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8 Myths About Sober Living HomesIf you have never experienced a sober living home for yourself, the opinions and unfounded statements of others may have clouded your view of what a high-quality sober living home really is. Although it is tempting to believe everything you hear, it’s important to have the facts straight before enrolling in a transitional living program.

Here are eight common myths about sober living homes and the truths behind them.

1. Residents of sober living homes just leave the home to use drugs and alcohol.

While this may occur at other transitional living homes, it is not tolerated at Eudaimonia. Research has shown that many residents who return to destructive living environments after rehab will completely jeopardize their sobriety.1 Housing clients without enforcing any rules or guidelines for sober living would be a major disservice to residents. For that reason, using drugs and alcohol is not permitted on or off Eudaimonia property and each resident signs an agreement to adhere to those rules and maintain their sobriety. Eudaimonia residents are also required to participate in drug and alcohol testing at least two times per week. This helps residents stay motivated and accountable to their sobriety.

2. Sober living homes are not well maintained.

This is a very unfortunate assumption that is not true of all sober living homes. Eudaimonia’s transitional living homes provide comfortable, well-maintained living spaces for all residents. All of our homes and apartment units are furnished with modern furniture, fully functional washers, dryers, and full-size kitchen appliances. We even provide many of the essentials our residents need to be comfortable during their stays, such as cleaning supplies, laundry detergent, and clean bedding.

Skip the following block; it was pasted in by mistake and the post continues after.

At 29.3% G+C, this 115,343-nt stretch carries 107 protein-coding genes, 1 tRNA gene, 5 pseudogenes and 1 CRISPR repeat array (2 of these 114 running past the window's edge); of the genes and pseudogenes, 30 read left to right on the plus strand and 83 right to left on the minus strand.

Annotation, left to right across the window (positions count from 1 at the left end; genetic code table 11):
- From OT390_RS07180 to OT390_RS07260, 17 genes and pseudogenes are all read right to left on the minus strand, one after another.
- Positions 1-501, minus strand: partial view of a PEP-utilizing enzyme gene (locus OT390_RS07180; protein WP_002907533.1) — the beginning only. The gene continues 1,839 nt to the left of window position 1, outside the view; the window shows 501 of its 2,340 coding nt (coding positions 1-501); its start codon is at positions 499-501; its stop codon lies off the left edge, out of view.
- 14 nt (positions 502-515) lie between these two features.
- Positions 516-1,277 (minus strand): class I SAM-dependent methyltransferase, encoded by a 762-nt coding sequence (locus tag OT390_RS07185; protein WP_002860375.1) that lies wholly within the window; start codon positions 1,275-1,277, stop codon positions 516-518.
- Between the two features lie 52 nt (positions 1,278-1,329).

3. Sober living homes are for criminals.

Transitional housing programs are designed for people of all walks of life who are in recovery, regardless of their background. We prioritize the safety of our clients at all times and we pre-screen all of our potential residents to ensure that our sober living homes remain safe and secure. Our sober living programs for men and women are designed to assist all types of individuals as they work to achieve their recovery goals. From young, college-age adults to established, middle-aged professionals, addiction can affect anyone and our sober living programs were created with that in mind. Just as our residents come from varying backgrounds and have experienced different life experiences, the same can be said for our staff. Each program coordinator, house manager, or sober coach has their own story and experience with recovery. This allows them to work closely with each resident and provide the personal support and encouragement they need to continue choosing sobriety day after day.

4. Pets are never allowed in sober living homes.

Although many sober living homes may not allow pets, they are permitted in certain Eudaimonia apartment units. We are happy to offer a pet-friendly transitional living environment for residents who have committed to caring for a pet and we recognize that pets can also be very therapeutic throughout the recovery process.